By Barry Svrluga
Washington Post Staff Writer
Friday, December 14, 2007
Paul Lo Duca, who was introduced on Tuesday as the Washington Nationals' starting catcher for 2008, was among the players alleged to have paid a former New York Mets clubhouse attendant for steroids, according to the Mitchell report released yesterday.
Over parts of four pages, the report detailed -- in both the text of a personal note and a copy of a handwritten note -- former Mets attendant Kirk J. Radomski's testimony that he "engaged in six or more transactions" with Lo Duca. Radomski also alleged to the investigative team of former Senate majority leader George J. Mitchell that Lo Duca referred him to four other players.
The report said that Radomski sent performance-enhancing substances to Lo Duca's home and to the clubhouse of the Los Angeles Dodgers, for whom Lo Duca played from 1998 to 2004. Lo Duca's name, address and telephone number were listed in the address book seized from Radomski's Long Island home in December 2005.
Neither Lo Duca nor his agent, Andrew Mongelluzzi, returned messages yesterday. The Nationals, who signed Lo Duca to a one-year, $5 million contract earlier in the week, issued a statement last night declining to comment on the report in general and on their own players specifically because they "have not yet had an opportunity to fully review" the Mitchell report. Both President Stan Kasten and General Manager Jim Bowden declined interview requests.
The details of Lo Duca's alleged involvement came from the raid of Radomski's home. They included a note from Lo Duca to Radomski in which Lo Duca said his cellphone had broken and he needed Radomski's contact information. On another note -- written on Dodger Stadium stationery -- Lo Duca scrawled, "Thanks, Call me if you need anything! Paul." The report also suggested that Lo Duca referred at least four teammates -- Matt Herges, Adam Riggs, Kevin Brown and Eric Gagne -- to Radomski.
The report contained copies of three checks, each in the amount of $3,200, from Lo Duca to Radomski.
The report also mentioned notes from what it calls "an internal discussion among Los Angeles Dodgers officials" in October 2003 in which Lo Duca's trade value was evaluated. The notes said in part: "Steroids aren't being used anymore on him. Big part of this. Might have some value to trade. . . . Got off the steroids. . . . Took away a lot of hard line drives."
The club's notes, according to the report, also indicated that Lo Duca might go back on steroids after a trade to "try to show you he can have a good year." Lo Duca, the report said, wrote a check to Radomski for $3,200 on June 26, 2004, and was traded to the Florida Marlins just more than a month later. He issued another check to Radomski, the report said, on Aug. 7, 2004.
Lo Duca is the only current National named in the 409-page report. The names of four former Nationals -- outfielders Jose Guillen and Nook Logan, catcher Gary Bennett and reliever Mike Stanton -- appeared in different capacities.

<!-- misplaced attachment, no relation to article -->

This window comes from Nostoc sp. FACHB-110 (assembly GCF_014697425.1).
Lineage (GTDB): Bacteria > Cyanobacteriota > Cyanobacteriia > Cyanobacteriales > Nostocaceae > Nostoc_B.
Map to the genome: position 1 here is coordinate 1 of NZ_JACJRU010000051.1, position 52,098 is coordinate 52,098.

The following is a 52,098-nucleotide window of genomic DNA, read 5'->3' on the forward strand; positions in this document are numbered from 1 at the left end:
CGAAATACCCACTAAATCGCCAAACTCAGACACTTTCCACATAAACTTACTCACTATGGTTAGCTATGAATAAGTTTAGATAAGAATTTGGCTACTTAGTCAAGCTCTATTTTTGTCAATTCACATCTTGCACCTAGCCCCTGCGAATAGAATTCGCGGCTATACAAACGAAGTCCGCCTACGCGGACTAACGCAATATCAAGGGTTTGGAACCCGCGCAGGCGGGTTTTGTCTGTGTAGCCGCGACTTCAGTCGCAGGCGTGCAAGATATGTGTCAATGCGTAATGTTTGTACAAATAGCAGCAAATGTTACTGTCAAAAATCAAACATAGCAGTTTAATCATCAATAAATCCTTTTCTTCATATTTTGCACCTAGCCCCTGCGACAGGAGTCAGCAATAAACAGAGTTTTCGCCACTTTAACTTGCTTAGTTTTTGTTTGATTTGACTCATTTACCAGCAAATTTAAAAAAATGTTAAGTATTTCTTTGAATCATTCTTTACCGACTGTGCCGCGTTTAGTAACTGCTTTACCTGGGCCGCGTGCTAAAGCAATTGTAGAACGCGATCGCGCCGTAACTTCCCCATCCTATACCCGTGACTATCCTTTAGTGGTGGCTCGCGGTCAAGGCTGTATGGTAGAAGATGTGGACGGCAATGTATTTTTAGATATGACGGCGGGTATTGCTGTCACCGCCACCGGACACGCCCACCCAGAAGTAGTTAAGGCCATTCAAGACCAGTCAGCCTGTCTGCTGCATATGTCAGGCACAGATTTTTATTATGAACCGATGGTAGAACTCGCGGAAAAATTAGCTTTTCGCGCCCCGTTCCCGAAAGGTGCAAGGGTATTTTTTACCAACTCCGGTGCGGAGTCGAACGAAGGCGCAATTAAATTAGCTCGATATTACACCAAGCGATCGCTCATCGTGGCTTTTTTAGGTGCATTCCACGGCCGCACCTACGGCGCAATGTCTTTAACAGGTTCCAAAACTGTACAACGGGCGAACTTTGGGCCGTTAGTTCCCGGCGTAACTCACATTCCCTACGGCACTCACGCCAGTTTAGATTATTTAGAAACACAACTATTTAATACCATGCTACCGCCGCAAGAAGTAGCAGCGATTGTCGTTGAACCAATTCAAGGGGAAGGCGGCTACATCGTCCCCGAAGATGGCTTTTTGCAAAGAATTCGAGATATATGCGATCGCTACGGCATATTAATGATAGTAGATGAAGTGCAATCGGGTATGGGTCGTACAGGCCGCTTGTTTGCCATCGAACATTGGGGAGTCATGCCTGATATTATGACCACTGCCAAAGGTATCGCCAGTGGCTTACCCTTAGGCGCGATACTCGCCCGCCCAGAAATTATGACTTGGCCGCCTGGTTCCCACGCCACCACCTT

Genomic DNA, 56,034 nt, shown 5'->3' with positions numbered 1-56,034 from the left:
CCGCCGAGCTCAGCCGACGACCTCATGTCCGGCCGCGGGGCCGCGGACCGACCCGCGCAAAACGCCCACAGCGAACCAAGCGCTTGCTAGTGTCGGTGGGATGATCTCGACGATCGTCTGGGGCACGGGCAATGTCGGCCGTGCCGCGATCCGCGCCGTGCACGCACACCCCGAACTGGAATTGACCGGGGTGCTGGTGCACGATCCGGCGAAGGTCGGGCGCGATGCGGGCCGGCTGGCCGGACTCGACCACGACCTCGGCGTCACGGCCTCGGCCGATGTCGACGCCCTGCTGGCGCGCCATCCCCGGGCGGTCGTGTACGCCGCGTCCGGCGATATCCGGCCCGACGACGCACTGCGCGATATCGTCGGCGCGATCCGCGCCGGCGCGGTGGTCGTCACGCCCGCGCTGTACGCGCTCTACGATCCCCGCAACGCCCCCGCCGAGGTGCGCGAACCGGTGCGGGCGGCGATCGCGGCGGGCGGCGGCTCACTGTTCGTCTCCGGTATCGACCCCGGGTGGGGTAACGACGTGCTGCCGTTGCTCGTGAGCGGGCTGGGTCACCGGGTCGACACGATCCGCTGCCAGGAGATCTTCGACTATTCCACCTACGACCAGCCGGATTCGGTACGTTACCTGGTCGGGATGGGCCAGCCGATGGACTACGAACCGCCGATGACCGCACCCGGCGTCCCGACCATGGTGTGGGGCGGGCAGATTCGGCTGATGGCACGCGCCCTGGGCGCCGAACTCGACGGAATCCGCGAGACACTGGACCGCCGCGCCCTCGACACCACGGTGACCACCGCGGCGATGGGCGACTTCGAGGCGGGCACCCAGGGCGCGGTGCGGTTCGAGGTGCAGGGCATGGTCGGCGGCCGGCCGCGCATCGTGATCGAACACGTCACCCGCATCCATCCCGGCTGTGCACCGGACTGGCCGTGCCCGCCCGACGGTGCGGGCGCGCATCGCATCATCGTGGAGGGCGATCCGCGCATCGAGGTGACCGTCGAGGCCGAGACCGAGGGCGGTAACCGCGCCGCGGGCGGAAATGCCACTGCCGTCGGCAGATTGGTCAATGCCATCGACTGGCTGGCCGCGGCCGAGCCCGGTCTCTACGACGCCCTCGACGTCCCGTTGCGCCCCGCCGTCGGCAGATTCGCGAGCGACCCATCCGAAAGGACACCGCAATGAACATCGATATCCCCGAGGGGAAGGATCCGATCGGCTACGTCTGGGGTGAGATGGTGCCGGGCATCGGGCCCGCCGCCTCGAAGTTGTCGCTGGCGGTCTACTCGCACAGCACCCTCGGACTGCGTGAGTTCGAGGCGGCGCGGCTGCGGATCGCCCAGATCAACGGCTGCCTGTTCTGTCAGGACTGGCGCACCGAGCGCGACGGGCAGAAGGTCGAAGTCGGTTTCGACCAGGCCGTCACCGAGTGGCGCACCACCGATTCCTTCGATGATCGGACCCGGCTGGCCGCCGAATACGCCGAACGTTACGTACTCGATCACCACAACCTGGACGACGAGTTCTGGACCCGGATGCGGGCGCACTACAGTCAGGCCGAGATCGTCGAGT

Like Lo Duca, Logan, Bennett and Stanton were linked in the report to Radomski. The report offered no documentation of transactions involving Logan and Stanton.
Stanton, who pitched for the Nationals during the second half of the 2005 season and the first half of 2006, met Radomski in 2001 when he was pitching for the New York Yankees, the report says. "Radomski recalled making two sales of human growth hormone to Stanton," according to the report. Stanton paid $3,200 for two kits of human growth hormone early in 2003, Stanton's first season with the Mets, the report says, then paid $1,600 for another kit later that year.
One of Stanton's agents, Seth Levinson, did not respond to voice mails or e-mails seeking comment yesterday.
Logan, who came to the Nationals late in the 2006 season and was their Opening Day center fielder in 2007, was referred to Radomski by Rondell White, according to the report. Radomski told Mitchell's investigators that he sold Logan one kit of HGH just before the raid of Radomski's home in December 2005, when Logan was still with the Tigers. When Mitchell had his final interview with Radomski, Logan's phone number was still in Radomski's cellphone, according to the report.
Reached yesterday, Logan declined to comment.
"I got no reaction, no nothing," Logan said. "I'm just trying to stay focused."
Asked if he agreed with or denied the allegations in the report, Logan referred questions to his agents, Seth and Sam Levinson. Again, Levinson did not return calls or e-mails seeking comment.
Bennett was the Nationals' backup catcher in 2005. The report says that pitcher Denny Neagle, with whom Bennett was a teammate in Colorado in 2001-02, referred Bennett to Radomski. The report includes the copy of a check -- dated July 13, 2003 -- from Bennett to Radomski for $3,200, which Radomski said was for two kits of HGH.
Bennett exchanged messages with The Post yesterday, but did not offer a comment.
Guillen, who was the Nationals' right fielder in 2005 and 2006 -- until an elbow injury sidelined him -- was one of 16 players named in media reports after the fallout of a raid on a Florida pharmaceutical firm by federal agents. The accusations against Guillen stemmed from a November report in the San Francisco Chronicle that said Guillen purchased nearly $20,000 of HGH, testosterone and other steroids from 2002 to 2005.
Mitchell's report offered no new information on Guillen's alleged purchases. MLB suspended Guillen, who played last year for the Seattle Mariners and just signed a three-year, $36 million deal with the Kansas City Royals, for 15 days at the start of next season. The players' union, under Guillen's orders, filed a grievance seeking to overturn the suspension. Arbitrator Shyam Das will decide whether to uphold or overturn the suspension.